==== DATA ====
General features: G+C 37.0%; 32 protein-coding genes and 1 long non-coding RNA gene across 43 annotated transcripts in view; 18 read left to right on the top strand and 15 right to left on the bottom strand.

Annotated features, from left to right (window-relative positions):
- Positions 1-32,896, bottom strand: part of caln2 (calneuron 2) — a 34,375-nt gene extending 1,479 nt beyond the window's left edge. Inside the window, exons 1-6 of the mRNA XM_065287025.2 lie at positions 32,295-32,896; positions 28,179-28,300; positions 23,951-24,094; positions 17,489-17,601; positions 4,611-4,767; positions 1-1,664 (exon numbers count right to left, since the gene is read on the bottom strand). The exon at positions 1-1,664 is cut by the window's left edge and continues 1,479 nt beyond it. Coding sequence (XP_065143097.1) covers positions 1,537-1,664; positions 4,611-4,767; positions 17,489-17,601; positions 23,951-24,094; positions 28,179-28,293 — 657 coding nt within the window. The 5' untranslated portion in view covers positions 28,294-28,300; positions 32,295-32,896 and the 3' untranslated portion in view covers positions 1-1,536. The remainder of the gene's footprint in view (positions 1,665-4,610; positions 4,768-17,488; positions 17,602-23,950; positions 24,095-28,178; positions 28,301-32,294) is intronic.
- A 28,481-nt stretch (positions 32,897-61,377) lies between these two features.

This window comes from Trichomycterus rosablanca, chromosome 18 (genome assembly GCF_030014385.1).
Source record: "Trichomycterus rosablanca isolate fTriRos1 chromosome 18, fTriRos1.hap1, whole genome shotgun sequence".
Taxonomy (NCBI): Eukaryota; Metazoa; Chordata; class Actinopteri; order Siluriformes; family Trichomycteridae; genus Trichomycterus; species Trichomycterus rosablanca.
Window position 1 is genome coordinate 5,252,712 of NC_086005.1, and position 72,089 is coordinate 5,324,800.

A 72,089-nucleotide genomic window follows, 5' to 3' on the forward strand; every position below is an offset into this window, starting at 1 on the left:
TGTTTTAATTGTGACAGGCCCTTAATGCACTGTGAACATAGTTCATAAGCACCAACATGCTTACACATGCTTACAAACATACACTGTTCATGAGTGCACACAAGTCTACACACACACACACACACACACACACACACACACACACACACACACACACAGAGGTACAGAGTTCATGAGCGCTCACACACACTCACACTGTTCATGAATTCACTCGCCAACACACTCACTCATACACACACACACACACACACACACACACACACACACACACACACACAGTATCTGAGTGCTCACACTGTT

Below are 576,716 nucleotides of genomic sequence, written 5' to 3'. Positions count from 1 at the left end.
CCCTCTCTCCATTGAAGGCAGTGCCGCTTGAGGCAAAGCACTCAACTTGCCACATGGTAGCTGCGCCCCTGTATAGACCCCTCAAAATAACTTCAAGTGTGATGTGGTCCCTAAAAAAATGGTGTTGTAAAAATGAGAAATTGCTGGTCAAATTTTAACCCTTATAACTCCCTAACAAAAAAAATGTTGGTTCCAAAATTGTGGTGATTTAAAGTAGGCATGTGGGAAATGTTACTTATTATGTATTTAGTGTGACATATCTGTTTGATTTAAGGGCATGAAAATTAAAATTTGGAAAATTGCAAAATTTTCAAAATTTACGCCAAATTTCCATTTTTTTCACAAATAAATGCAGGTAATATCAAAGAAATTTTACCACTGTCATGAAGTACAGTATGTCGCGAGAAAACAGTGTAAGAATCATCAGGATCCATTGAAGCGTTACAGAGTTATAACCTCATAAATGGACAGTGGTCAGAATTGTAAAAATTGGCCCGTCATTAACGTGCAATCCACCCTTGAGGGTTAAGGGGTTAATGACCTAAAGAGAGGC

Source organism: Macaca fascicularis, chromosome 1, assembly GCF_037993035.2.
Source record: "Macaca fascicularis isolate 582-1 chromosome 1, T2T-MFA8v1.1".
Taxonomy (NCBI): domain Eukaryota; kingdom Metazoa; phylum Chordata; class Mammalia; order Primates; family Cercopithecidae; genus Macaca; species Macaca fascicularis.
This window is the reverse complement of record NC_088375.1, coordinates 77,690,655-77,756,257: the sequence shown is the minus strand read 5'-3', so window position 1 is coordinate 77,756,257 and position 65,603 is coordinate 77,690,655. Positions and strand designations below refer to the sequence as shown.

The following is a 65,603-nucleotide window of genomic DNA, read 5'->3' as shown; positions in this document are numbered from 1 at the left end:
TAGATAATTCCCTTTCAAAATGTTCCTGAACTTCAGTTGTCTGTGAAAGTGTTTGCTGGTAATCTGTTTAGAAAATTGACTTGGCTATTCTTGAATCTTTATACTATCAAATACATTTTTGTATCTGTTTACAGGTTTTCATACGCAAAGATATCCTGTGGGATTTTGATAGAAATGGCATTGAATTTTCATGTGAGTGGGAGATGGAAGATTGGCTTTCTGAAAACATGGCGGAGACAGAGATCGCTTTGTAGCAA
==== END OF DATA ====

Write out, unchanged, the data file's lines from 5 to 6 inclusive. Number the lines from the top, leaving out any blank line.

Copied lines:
This window comes from Trichomycterus rosablanca, chromosome 18 (genome assembly GCF_030014385.1).
Source record: "Trichomycterus rosablanca isolate fTriRos1 chromosome 18, fTriRos1.hap1, whole genome shotgun sequence".